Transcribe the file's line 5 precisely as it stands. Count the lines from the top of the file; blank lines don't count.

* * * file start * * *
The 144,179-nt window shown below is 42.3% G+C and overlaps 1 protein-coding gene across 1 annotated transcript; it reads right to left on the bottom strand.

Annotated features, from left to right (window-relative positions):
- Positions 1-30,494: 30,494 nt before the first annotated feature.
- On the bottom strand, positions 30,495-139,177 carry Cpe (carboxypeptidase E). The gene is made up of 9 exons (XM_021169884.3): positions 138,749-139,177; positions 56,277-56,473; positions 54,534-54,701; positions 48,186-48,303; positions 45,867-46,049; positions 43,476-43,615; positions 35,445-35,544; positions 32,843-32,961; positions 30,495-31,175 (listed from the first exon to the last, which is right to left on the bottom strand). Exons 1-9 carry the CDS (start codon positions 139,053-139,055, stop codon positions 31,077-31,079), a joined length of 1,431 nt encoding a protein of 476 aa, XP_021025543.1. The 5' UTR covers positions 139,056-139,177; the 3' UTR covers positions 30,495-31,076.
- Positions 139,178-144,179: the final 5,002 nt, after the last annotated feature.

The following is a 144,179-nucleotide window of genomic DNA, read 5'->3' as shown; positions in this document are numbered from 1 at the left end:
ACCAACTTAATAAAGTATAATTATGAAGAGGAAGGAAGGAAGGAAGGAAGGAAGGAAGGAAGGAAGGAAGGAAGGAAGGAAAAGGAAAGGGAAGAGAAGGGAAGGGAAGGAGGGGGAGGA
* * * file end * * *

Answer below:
- Positions 139,178-144,179: the final 5,002 nt, after the last annotated feature.